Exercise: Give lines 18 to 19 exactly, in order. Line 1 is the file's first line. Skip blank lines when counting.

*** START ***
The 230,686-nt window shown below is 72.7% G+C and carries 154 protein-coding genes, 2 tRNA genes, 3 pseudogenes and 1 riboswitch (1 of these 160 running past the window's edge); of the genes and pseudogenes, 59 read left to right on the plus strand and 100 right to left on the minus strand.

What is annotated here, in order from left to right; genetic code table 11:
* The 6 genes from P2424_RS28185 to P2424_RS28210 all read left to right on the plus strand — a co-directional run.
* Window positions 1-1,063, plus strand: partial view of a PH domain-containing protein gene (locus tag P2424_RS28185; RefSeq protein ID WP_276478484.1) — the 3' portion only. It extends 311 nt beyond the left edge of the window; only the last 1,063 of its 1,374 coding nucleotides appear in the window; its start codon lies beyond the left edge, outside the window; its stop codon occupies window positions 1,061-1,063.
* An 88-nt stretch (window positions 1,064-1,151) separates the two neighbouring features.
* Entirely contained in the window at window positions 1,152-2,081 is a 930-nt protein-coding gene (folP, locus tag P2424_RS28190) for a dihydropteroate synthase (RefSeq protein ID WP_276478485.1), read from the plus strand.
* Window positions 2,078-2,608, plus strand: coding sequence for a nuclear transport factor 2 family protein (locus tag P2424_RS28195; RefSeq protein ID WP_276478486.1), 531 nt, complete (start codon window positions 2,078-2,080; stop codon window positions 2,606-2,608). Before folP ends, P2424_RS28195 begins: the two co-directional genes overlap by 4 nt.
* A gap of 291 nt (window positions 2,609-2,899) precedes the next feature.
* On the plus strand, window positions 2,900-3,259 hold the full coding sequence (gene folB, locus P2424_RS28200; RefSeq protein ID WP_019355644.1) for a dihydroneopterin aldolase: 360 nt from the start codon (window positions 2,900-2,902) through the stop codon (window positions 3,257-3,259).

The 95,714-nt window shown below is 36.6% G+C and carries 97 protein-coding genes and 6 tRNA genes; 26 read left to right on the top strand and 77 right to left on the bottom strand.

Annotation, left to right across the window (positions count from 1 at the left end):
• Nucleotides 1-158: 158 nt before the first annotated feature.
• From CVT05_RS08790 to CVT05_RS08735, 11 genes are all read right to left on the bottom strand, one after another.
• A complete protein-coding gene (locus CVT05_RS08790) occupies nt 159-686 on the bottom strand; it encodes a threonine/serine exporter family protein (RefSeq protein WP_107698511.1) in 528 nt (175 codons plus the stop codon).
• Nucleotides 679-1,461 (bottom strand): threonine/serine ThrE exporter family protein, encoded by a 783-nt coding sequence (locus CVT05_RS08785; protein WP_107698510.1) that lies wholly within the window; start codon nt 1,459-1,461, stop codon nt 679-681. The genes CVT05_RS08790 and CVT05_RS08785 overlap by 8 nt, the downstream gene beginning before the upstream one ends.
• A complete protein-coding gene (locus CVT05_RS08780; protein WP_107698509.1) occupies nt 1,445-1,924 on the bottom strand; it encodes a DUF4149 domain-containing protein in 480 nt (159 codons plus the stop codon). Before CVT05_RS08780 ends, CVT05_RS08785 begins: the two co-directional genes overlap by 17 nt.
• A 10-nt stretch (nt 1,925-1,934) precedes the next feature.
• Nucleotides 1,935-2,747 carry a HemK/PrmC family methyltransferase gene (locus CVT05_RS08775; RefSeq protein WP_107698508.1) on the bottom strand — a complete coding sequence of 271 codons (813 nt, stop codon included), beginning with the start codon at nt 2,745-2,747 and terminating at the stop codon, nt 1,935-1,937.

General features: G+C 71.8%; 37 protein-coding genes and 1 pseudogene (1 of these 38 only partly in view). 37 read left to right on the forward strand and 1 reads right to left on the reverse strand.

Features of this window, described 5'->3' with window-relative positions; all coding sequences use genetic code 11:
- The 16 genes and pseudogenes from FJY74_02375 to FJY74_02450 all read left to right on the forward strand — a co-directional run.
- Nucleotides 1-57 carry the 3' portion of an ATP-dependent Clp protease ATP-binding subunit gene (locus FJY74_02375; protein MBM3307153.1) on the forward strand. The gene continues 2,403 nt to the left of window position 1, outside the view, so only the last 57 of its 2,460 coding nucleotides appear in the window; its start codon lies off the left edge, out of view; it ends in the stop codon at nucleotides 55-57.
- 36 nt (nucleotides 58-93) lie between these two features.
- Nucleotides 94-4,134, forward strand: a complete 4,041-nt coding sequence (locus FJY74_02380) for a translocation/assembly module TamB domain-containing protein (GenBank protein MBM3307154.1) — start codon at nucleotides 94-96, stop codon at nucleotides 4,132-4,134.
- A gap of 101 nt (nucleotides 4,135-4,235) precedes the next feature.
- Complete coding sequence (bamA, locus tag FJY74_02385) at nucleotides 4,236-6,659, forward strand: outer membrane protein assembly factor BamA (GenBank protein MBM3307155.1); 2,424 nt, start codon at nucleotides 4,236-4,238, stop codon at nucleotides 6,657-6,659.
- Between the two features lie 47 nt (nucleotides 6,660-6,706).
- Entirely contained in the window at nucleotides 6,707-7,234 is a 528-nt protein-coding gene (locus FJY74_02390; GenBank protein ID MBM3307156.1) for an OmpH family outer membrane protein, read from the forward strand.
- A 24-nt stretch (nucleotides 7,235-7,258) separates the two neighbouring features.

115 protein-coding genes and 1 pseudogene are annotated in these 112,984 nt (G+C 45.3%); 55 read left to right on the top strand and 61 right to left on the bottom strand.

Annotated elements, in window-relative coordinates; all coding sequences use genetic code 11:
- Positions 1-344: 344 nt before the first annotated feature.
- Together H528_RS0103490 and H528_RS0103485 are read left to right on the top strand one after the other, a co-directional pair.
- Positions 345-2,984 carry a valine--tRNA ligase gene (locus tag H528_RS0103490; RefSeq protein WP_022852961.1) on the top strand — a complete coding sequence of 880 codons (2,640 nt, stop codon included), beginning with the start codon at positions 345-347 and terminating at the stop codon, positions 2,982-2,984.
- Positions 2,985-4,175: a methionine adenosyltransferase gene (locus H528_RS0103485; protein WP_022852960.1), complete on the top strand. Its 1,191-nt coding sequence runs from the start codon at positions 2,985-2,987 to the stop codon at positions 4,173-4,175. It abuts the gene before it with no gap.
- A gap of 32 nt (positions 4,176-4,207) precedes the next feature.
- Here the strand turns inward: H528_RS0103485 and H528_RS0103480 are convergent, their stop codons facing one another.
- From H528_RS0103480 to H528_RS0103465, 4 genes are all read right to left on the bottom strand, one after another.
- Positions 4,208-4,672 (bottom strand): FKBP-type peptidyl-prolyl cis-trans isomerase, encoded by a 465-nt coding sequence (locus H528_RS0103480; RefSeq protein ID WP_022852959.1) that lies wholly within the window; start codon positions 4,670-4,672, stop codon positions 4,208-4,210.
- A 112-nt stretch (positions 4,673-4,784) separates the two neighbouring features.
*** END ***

• Nucleotides 1,935-2,747 carry a HemK/PrmC family methyltransferase gene (locus CVT05_RS08775; RefSeq protein WP_107698508.1) on the bottom strand — a complete coding sequence of 271 codons (813 nt, stop codon included), beginning with the start codon at nt 2,745-2,747 and terminating at the stop codon, nt 1,935-1,937.

General features: G+C 71.8%; 37 protein-coding genes and 1 pseudogene (1 of these 38 only partly in view). 37 read left to right on the forward strand and 1 reads right to left on the reverse strand.